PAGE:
I EQ with the miniDSP first with the crossovers up at 250 and ARC off, then I run ARC, then I level my speakers with an SPL, than I check the response with REW to make sure everything is in line. Also like to slightly lift the tilt on the low end and drop it just a bit on the high end with ARC.

The miniDSP is fantastic, though it can be a frustrating endeavor as you learn it.
You are using a 250hz crossover?? Why?
MiniDSP is a god send and for me it was the easiest thing to learn and it gives me the exact results I want and even when the auto EQ does not produce the precise results I want I can easily manually adjust it. This cannot be done with ARC and this is why I run things now in the reverse order.

Ohh I get ya 250hz only during sub setup.
 

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I have the Beta, but it wasn’t showing up as the v.1.2.3. Just clicked on th link you provided, and it does now. Strange. Thanks.

Do I need to remeasure, or can I use sweeps I currently have? I’m assuming I can.
See the Release Notes text file included in the stuff you just downloaded. There's one fix in this new Beta for a specific Anthem product. If you don't have that product, there should be no change and no need to re-Measure. If you DO have that product you will need to re-Measure to take advantage of the fix.
--Bob
 

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Wow I wake up this morning to find that you've jumped all over me for stating exactly what Anthem says the purpose of the HFE is, as well as what other AVR manufacturers says the purpose is.

Anthem clearly states in the the Genesis help/documentation page the following:

I didn't just make this up. Whether you agree or disagree you need to take that up with Anthem and other manufacturers. Instead you quoted me and bolded my words to imply I've come up with this on my own. Anthem says there is content in the .1 up to 250Hz. These aren't my words they are theirs and I've quoted Anthem on this 3 times now. I can't help it that you disagree, but you asked for my help by name in your original post so I was helping. I can appreciate you passion for the topic and this hobby but I would kindly ask that you please direct you disapproval at Anthem instead of me.

You and Matt both had questions about the purpose of the HFE, so I was trying to help by explaining Anthem's purpose for it and how it works in Genesis. I can't help it if you don't like how or why Anthem implemented the feature.

Hi Legairre, it was not my intention to “jump all over you”. :) I understood now you were just reporting what Anthem says and, frankly speaking, it’s not so clear, however it doesn’t specifies LFE channel is actually up to 250Hz. As far as I know, there’s nothing above 120Hz in the LFE.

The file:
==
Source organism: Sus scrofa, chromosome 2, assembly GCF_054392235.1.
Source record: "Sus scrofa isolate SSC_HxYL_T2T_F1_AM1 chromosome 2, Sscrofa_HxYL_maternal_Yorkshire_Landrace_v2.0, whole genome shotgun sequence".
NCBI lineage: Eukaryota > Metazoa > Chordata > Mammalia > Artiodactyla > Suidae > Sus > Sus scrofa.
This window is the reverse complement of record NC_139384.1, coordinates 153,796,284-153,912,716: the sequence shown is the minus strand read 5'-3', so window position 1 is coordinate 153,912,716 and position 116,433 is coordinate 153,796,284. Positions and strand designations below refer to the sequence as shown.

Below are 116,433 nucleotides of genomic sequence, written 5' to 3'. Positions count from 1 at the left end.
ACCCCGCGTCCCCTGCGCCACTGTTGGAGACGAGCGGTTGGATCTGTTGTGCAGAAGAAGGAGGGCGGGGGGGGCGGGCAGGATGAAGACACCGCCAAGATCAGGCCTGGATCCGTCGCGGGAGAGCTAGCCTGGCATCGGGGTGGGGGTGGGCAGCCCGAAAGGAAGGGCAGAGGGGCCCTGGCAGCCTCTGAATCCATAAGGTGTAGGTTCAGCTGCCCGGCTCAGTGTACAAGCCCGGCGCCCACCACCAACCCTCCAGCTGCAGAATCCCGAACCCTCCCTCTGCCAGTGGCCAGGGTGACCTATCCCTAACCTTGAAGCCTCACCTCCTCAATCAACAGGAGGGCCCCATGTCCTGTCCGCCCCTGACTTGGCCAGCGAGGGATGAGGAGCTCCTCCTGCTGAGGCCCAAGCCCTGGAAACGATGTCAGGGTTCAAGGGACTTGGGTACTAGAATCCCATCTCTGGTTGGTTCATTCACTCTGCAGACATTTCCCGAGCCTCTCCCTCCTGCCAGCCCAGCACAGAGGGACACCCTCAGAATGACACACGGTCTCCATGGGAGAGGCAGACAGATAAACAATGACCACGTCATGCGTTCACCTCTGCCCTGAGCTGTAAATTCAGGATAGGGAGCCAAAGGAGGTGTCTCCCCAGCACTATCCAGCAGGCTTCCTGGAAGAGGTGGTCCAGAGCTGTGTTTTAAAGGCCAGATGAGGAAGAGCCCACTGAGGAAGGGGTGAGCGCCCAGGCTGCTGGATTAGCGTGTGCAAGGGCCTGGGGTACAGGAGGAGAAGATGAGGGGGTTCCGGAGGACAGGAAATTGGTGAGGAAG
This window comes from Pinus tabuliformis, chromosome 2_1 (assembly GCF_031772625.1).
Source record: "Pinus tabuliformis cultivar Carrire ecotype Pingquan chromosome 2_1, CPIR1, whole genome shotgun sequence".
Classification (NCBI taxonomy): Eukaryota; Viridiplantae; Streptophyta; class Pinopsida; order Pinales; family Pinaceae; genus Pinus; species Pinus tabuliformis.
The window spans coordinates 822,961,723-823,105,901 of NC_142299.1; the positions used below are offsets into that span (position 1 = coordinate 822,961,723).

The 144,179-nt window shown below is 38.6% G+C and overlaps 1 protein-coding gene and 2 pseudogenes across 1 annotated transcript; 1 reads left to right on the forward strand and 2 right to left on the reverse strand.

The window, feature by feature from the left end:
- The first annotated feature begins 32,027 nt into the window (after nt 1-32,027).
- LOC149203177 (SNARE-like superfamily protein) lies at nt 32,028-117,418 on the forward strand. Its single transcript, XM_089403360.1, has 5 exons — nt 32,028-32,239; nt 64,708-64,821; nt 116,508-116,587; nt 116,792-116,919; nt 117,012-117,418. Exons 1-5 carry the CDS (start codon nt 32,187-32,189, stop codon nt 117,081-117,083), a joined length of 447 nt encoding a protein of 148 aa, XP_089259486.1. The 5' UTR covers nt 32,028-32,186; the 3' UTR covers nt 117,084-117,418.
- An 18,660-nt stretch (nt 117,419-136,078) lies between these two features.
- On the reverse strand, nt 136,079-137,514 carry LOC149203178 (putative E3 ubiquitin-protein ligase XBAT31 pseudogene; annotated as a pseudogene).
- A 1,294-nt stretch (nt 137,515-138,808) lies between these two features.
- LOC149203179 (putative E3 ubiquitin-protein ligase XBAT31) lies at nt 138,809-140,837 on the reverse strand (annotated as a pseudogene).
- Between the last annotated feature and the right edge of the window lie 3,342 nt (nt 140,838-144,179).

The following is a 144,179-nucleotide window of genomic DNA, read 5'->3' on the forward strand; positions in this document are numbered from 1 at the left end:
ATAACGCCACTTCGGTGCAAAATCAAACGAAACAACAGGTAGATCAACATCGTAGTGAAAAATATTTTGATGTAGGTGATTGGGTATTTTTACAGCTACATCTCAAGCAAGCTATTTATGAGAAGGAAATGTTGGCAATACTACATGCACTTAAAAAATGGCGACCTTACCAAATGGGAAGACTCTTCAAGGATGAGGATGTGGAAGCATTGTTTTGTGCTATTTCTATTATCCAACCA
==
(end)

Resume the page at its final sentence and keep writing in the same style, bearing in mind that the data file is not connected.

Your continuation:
Bob, what’s your opinion about it? If we assume, basing on DD specs, LFE is up to 120hz which is the reason behind the choice of Genesis to set higher values for the HFE? I remember your post where you told to consider HFE in the subwoofer panel just like “its max EQ”. So my question is: why EQing up to 250Hz (just for instance, it could be 180Hz or 220Hz according to what the subwoofer is capable of) if LFE is bandwidth limited to 120Hz?

I hope all of you understand what I mean, english is not my native language...
 

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The LFE content on a surround mix is supposed to contain no content above 120hz. But the redirected bass from the bed channels CAN contain content above 120hz. Remember, the crossover is a slope so there is still content above 120hz going to the subwoofer channel from bass managed speakers.....especially if any speakers are crossed over at 100hz or higher, as some surround or overhead speakers sometimes are.
 

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I only use ARC up to 250 Hz.

I EQ with the miniDSP first with the crossovers up at 250 and ARC off, then I run ARC, then I level my speakers with an SPL, than I check the response with REW to make sure everything is in line. Also like to slightly lift the tilt on the low end and drop it just a bit on the high end with ARC.

The miniDSP is fantastic, though it can be a frustrating endeavor as you learn it.
You are using a 250hz crossover?? Why?
MiniDSP is a god send and for me it was the easiest thing to learn and it gives me the exact results I want and even when the auto EQ does not produce the precise results I want I can easily manually adjust it. This cannot be done with ARC and this is why I run things now in the reverse order.

Ohh I get ya 250hz only during sub setup.
My apologies. Gosh, I need to slow down when I type. I use a 250 Hz max frequency for ARC, I meant to say.

Yes, I use a 250 Hz crossover only during sub EQ with the miniDSP.

The miniDSP is easy to use, but at first it can be hard to get everything connected. I had to delete and reload the driver a couple of times to get it to connect. After that, pretty easy.